Men’s Basketball: Terriers roll Loyola Maryland but vouch for more effort

By: Ethan Fuller

BOSTON, MA — The 92-77 final score says that Boston University men’s basketball handed Loyola University Maryland another drubbing. The updated standings, with BU sitting at 6-3 in the conference and 12-10 on the season and Loyola at just 1-8 in Patriot League play (9-13 overall), highlights the talent differential between the two teams.

But Joe Jones, Max Mahoney and Javante McCoy all ranged from indifferent to disappointed in the team’s performance — especially on defense.

“We just had too many guys walk into the game not ready to play,” Jones said. “We weren’t a team tonight.”

“Especially on the defensive end,” said Mahoney, “we did not execute how we should have. We did not play how we wanted to play defensively.”

The Greyhounds shot a blistering 55 percent from the floor in the second half. Guards Jaylin Andrews and Isaiah Hart attacked the paint and found quite a few easy scoring chances. At one point BU led 78-57; then an 11-0 Loyola run nearly brought the game back to single digits.

“They’re a very patterned team,” Jones said, “and our guys could understand the pattern [last time] and we could see things coming and anticipate things, and tonight [the Greyhounds] were playing faster. I thought it would catch us off guard a little bit, but we just didn’t get enough focus and effort from the collective group.”

“A lot of people get the W and think only about the W,” said McCoy, “but there are still a lot of things we gotta work on, especially defensively.”

While BU struggled on defense, the offense — for the most part — was humming. Every Terrier in the sub sheet except for Andrew Petcash got on the scoreboard. The team shot a strong 53 percent from the field, and their 92 points is the highest offensive output from the Terriers all season.

Leading the charge was senior Mahoney, who put up 29 points and 10 rebounds on the evening. Mahoney has been banged up in the past few contests, and he took a few shots from physical interior players Golden Dike and KaVaughn Scott. But physicality is just part of the game for the 6-8 forward.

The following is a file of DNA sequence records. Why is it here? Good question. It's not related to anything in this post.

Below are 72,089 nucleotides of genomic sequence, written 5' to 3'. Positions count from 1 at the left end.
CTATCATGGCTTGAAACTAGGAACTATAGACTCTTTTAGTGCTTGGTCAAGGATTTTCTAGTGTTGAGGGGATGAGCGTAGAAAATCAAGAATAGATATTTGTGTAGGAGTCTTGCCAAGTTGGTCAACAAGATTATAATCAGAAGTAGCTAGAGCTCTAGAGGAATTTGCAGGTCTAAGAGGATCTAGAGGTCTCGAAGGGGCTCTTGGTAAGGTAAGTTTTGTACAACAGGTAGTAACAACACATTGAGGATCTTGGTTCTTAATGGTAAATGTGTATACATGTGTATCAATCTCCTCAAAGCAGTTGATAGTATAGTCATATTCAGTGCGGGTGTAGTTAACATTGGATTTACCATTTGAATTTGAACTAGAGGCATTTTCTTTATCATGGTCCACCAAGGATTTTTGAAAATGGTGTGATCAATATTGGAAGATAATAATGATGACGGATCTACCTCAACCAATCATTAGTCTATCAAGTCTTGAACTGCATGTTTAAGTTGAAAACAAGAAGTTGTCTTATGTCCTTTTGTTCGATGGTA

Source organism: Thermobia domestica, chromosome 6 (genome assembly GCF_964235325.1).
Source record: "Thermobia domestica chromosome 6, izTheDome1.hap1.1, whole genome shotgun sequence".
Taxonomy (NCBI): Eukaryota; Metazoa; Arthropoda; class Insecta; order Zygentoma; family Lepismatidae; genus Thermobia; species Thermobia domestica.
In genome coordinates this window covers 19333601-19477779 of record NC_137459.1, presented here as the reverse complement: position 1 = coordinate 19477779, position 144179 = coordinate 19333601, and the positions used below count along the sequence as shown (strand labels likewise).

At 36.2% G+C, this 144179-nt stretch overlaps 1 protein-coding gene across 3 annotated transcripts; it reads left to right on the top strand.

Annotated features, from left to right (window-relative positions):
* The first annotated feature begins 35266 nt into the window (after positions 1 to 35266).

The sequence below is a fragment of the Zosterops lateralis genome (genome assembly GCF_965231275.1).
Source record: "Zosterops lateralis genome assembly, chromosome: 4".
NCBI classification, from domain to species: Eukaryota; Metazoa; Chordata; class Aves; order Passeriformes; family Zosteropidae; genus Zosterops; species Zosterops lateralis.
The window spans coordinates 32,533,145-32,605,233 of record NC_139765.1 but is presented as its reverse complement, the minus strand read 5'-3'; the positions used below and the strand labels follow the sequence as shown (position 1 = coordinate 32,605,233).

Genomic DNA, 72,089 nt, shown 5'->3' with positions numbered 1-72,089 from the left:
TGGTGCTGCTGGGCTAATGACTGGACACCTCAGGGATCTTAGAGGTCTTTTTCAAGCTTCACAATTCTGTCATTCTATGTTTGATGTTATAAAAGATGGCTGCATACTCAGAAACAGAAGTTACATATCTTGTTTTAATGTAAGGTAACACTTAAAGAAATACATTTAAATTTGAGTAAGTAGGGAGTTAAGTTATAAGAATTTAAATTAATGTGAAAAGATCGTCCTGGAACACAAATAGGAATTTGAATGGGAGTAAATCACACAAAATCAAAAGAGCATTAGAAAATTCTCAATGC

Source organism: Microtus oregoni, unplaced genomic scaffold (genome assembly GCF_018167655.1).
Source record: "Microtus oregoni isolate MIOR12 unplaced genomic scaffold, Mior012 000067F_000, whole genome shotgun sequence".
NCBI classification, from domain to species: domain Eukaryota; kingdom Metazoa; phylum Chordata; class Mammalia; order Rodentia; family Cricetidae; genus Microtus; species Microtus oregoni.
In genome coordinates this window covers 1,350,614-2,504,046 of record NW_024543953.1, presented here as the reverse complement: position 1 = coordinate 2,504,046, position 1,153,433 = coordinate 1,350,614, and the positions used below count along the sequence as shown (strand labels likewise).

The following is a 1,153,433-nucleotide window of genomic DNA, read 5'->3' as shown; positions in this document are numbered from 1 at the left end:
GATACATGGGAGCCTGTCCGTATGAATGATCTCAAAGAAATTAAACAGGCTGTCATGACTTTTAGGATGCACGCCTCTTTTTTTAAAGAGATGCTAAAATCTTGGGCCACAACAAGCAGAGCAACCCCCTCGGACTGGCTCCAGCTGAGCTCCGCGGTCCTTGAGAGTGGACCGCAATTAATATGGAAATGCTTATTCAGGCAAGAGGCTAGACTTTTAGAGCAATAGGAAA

“Loyola’s a really physical team; they always are, and I knew that coming in,” said Mahoney. “I just focus on playing my game, not worrying too much about the physicality or how I’m feeling — just doing what I can to win the game.”

Javante McCoy also played one of his best offensive games all season. The junior scored a season-high 24 points and added five assists, as he has become the chief playmaker for the Terriers this season. McCoy also shot out of a recent slump, making multiple three-pointers for the first time since a January 8 matchup against Lehigh.

“The moment I start overthinking my percentage, you get inside your own head,” he said. “I just know what I’ve been capable of. It felt good — I’ve been working.”

BU will have to bring an equal level of intensity on defense this coming Saturday when they take on a historically tough Bucknell team. The Bison had a rough start to the season but have gone 5-4 since starting conference play. The two sides will square off in Lewisburg at 2:00 p.m.

Addressing Kobe Bryant

Of course, this was the Terriers’ first basketball game since the tragic loss of NBA legend Kobe Bryant, his daughter Gianna, and the seven other passengers on board the helicopter that crashed outside Los Angeles.

Like millions around the world, the BU basketball community saw Bryant as an inspiration. Case Gym featured a moment of silence before the game for the nine people on board the helicopter. Some Terriers wrote messages on their shoes.

This is what Jones, Mahoney and McCoy said about Bryant, his legacy and the team’s dealings with the tragedy.

Jones: “We talked about it. Like most people, it hit home. It’s something that affected all of us in different ways. He was an icon and someone that kids idolized growing up. My guy was Magic Johnson, and so if that were to happen to Magic Johnson I would have felt a certain way being 19, 20 years old.

The other part of it is that there were seven other people that died, and their families were affected, and there were young people that passed away. We had a moment of silence in practice, but I know the guys were heartbroken; there were guys that were emotional when that happened.”

Mahoney: “Obviously what happened was just tragic. Myself and everyone on my team grew up shooting in the driveway, shooting in the park, wanting to be Kobe. Just what he represented for the game of basketball: hard work. We’re growing up and I see this guy win ring after ring after ring, and I’m thinking, how does he do it? He always talked about his Mamba Mentality. Even outside of that, you know, raising a family.

“He was what a lot of basketball players wanted to be, so for our community to lose him, especially in that fashion, it was really hard for a lot of us. It’s tough to move on. Legends never die. Kobe’s legacy will live on, whether it’s through his family or the basketball community.”

McCoy: “His legacy means everything to me. I grew up watching him play, I grew up trying to mimic his game, especially when I was young. I used to always sit in the driveway, especially after one of his games, and mimic a move he did, a game-winner, stuff like that. But just outside of that — his impact, his Mamba Mentality — I think that contributes to everything in life. And that’s just what I’ve been reminding myself.

“My dad always tells me Kobe mindset, Kobe mindset. Whatever you want, just go get it — there’s nothing stopping you. If you don’t get, you just beat yourself. Obviously it was tough, but he’s just watching over us now.”

Featured image by Hannah Yoshinaga.


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